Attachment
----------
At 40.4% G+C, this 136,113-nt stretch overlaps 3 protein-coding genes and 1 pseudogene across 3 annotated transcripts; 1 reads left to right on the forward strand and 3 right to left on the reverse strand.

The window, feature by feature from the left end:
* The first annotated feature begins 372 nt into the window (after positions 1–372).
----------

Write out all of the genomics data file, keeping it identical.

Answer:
At 40.4% G+C, this 136,113-nt stretch overlaps 3 protein-coding genes and 1 pseudogene across 3 annotated transcripts; 1 reads left to right on the forward strand and 3 right to left on the reverse strand.

The window, feature by feature from the left end:
* The first annotated feature begins 372 nt into the window (after positions 1–372).